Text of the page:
Back in the 1960′s, a Trappist monk named Thomas Merton wrote,
Douglas Steere remarks very perceptively that there is a pervasive form of contemporary violence to which the idealist fighting for peace by nonviolent methods most easily succumbs: activism and overwork. The rush and pressure of modern life are a form, perhaps the most common form, of its innate violence.
He went on,
To allow oneself to be carried away by a multitude of conflicting concerns, to surrender to too many demands, to commit oneself to too many projects, to want to help everyone and everything is to succumb to violence. More than that, it is cooperation in violence. The frenzy of the activist neutralizes his work for peace. It destroys his own inner capacity for peace. It destroys the fruitfulness of his own work, because it kills the root of inner wisdom which makes work fruitful.
‘Conjectures of a Guilty Bystander’ by Thomas Merton*
I have spent most of my 60+ years being ‘carried away by a multitude of conflicting concerns.’ If the internet and email and work haven’t been enough, there has also been my natural desire to be valued by my peers and my unshakeable belief that my ‘value’ is rooted in my accomplishments, real and imagined.
Next week, Jan 16-19, brings some special meditation opportunities as part of Reed’s informal winter session: Paideia 2017. Here’s the full list (with class descriptions at the bottom):
- Jan 16, M, noon-1 pm, Eliot chapel – Mindfulness Meditation for Beginners taught by Mary Priester ’76 and Prof. Alan Shusterman
- CANCELLED (College closed because of weather) – Jan 17, Tu, noon-1 pm, Eliot chapel – sitting meditation, first bells at 12:10, last bells at 12:40, drop-ins welcome-come when you can-leave when you want
- Jan 17, Tu, 2-3 pm, Dance Studio – Walking Meditation taught by Alan Shusterman
- Jan 18, W, noon-1 pm, Eliot chapel – Mindfulness Meditation for Beginners taught by Mary Priester ’76 and Prof. Alan Shusterman
- Jan 19, Th, 2-3 pm, Dance Studio – Walking Meditation taught by Alan Shusterman
All of the events listed above are also listed on the Reed Meditation Google calendar, and are open to all members of the Reed community and their guests.
While it isn’t necessary to sign up for the classes, doing so could be a good way to show Paideia organizers your support for meditation. Tuesday noon-1 sitting meditation repeats weekly throughout the spring semester. See Our Schedule for dates and locations.
New to meditation? Here are descriptions of the two meditation classes:
Last night I sat at the dining room table making a list of things that I needed to do today. As I wrote a few items down, new things, some that had been nagging me for days, even weeks, started to crowd around, demanding to be added to my list. So many things to do.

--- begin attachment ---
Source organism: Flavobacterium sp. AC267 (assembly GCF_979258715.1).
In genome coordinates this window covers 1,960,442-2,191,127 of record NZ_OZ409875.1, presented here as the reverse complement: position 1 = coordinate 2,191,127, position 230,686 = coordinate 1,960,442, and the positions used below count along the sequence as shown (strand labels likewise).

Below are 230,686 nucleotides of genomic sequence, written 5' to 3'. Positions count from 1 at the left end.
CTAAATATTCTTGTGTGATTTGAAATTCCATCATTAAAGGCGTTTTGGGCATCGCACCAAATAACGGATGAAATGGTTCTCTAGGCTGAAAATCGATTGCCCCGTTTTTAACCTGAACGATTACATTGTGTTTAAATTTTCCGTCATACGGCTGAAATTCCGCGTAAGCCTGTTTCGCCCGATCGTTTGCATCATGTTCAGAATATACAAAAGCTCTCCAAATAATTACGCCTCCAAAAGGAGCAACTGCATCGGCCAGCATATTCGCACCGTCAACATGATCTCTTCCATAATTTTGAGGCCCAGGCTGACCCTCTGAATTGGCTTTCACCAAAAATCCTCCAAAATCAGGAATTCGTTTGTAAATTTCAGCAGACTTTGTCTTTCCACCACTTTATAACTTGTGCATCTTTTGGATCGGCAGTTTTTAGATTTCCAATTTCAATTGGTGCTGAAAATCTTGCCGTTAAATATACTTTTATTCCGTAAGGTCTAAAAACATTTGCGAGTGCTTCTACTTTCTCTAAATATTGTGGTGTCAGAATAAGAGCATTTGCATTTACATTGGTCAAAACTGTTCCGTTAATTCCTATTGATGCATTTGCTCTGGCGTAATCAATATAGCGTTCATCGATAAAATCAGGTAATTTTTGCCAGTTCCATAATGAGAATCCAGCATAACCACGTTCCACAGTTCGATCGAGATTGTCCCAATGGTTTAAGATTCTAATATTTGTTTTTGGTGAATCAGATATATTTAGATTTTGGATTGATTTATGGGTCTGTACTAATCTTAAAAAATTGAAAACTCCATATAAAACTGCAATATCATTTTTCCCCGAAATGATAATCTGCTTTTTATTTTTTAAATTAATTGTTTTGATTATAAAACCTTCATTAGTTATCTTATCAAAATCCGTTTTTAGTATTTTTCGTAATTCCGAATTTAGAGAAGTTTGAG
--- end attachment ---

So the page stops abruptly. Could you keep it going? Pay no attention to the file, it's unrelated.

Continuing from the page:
The ultimate To-Do’s, of course, are my New Year’s resolutions. Like everyone else, I tend to treat my life as a Personal Improvement Project. Just a little thinking about the ways I might improve myself in 2017 has unleashed a flood of ideas: eat better, get more exercise, get more sleep, go to bed earlier, pick up the flute I used to play, pay and file bills more regularly, get my finances in order, clean the house regularly, … and I was just getting started.
So, before your New Year resolve flies out the window, here’s a much shorter list of resolutions inspired by a David Nichtern‘s 2011 New Year’s Resolution published in the Huffington Post:
I’m looking out the window at the busy street that runs in front of my house. It has been covered by snow for the past 48 hours, but now it’s melting and traffic has picked up. A smart driver knows, however, that a small ice patch could be lurking anywhere so it’s important not to follow the driver in front too closely. Your car may lose its “stopping power” if it skids on that patch of ice.
Following an upsetting conversation, or an email thread, or a news feed, too closely presents some of the same problems. Instead of leaving some space around these provocative stimuli, I attend to them closely, vigilant, ready to take offense, already constructing the words that will win a debate or cut an opponent down to size. And then I have my say and craashh! What happened to my “stopping power”?
Meditation is a practice of learning to make space and give ourselves more stopping power. In fact, the word STOP also serves as a handy acronym for a basic meditation practice. Read what Dr. Elisha Goldstein has to say about it here (Mindful.org), and listen to this online lesson. Increasing our stopping power can save us all kinds of heartache.